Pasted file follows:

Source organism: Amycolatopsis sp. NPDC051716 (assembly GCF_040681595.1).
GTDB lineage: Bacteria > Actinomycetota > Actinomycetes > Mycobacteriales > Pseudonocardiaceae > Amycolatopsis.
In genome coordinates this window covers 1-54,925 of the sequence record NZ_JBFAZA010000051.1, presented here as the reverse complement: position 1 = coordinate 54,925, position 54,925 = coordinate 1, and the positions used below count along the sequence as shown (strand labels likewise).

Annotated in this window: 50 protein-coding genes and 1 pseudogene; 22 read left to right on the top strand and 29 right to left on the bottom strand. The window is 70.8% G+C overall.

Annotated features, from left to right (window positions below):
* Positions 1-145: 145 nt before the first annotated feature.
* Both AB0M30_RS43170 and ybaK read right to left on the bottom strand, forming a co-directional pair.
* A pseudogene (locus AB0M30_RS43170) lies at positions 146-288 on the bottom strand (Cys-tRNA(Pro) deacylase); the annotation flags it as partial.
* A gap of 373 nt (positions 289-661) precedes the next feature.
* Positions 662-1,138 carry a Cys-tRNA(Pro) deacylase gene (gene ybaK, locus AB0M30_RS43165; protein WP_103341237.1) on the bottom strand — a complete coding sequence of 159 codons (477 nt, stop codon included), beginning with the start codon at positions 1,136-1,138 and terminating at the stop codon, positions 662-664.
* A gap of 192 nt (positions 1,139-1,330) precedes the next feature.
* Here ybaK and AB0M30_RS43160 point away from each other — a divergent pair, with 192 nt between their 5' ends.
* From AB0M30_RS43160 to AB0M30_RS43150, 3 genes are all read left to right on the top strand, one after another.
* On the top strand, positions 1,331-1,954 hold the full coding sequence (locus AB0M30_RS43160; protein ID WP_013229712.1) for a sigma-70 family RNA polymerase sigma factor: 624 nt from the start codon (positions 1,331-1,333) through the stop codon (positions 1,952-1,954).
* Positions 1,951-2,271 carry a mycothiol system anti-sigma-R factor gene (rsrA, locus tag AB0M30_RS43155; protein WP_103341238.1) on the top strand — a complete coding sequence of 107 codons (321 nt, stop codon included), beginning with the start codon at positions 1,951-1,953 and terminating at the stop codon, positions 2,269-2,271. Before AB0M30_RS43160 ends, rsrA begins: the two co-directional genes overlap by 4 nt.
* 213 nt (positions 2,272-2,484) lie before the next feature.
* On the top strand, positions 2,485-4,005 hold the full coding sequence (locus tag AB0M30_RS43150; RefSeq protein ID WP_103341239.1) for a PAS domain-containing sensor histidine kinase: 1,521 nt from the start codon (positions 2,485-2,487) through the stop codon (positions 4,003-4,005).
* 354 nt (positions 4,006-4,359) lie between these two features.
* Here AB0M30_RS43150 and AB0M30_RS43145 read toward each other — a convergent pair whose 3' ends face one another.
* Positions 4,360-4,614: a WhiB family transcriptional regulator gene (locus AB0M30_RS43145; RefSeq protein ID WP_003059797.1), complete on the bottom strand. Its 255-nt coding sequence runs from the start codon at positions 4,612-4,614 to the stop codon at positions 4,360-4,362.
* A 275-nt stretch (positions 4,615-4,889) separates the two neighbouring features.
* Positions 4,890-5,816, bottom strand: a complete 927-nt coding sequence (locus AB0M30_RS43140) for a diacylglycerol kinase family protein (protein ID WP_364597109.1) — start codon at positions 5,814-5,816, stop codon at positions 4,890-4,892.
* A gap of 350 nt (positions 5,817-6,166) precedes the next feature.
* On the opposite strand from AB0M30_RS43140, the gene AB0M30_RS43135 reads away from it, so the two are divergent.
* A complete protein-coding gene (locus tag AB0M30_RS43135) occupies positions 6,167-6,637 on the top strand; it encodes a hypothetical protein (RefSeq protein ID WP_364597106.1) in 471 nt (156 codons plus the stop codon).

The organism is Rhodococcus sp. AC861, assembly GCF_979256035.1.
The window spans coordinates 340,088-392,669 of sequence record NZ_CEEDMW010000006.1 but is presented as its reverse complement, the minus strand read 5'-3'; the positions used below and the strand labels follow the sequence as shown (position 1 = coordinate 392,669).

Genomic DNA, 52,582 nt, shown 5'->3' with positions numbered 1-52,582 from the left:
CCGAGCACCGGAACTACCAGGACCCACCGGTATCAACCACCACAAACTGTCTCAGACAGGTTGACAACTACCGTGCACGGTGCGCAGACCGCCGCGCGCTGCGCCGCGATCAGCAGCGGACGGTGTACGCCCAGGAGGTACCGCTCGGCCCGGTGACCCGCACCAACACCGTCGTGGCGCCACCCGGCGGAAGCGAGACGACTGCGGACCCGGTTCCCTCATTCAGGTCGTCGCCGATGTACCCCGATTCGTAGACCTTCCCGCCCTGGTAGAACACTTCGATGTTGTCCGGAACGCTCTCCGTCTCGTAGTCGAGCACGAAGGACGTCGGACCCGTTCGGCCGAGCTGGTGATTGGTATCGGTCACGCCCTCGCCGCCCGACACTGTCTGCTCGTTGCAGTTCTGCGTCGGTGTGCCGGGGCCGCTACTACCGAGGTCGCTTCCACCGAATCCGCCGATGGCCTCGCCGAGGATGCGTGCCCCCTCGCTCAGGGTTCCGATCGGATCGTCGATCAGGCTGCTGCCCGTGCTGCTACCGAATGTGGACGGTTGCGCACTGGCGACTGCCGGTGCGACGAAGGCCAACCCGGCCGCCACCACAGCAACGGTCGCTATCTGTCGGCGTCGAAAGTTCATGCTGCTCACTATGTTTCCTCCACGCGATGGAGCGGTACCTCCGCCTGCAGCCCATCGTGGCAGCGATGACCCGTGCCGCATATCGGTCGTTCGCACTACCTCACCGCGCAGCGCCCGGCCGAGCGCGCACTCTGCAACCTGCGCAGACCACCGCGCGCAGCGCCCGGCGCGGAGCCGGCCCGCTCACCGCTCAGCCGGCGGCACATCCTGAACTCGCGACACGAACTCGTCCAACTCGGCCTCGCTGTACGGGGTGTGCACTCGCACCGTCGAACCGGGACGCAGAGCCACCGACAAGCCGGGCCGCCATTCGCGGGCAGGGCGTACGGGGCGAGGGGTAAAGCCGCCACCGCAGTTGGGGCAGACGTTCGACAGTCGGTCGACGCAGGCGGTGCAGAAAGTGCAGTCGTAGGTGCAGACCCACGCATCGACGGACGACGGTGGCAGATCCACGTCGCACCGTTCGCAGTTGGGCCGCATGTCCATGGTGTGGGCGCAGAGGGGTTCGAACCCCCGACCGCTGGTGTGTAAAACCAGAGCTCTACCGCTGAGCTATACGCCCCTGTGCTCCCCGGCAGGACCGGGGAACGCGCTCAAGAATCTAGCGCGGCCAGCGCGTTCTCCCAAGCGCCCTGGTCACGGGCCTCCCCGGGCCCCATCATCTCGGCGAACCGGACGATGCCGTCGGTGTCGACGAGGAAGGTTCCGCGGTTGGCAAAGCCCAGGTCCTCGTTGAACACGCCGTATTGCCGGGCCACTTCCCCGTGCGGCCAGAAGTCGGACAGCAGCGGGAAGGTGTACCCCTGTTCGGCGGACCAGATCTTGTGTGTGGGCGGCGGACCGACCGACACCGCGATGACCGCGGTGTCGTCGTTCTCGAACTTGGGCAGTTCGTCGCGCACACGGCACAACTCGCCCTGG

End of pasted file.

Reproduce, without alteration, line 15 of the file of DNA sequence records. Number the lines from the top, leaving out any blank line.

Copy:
* Positions 1,951-2,271 carry a mycothiol system anti-sigma-R factor gene (rsrA, locus tag AB0M30_RS43155; protein WP_103341238.1) on the top strand — a complete coding sequence of 107 codons (321 nt, stop codon included), beginning with the start codon at positions 1,951-1,953 and terminating at the stop codon, positions 2,269-2,271. Before AB0M30_RS43160 ends, rsrA begins: the two co-directional genes overlap by 4 nt.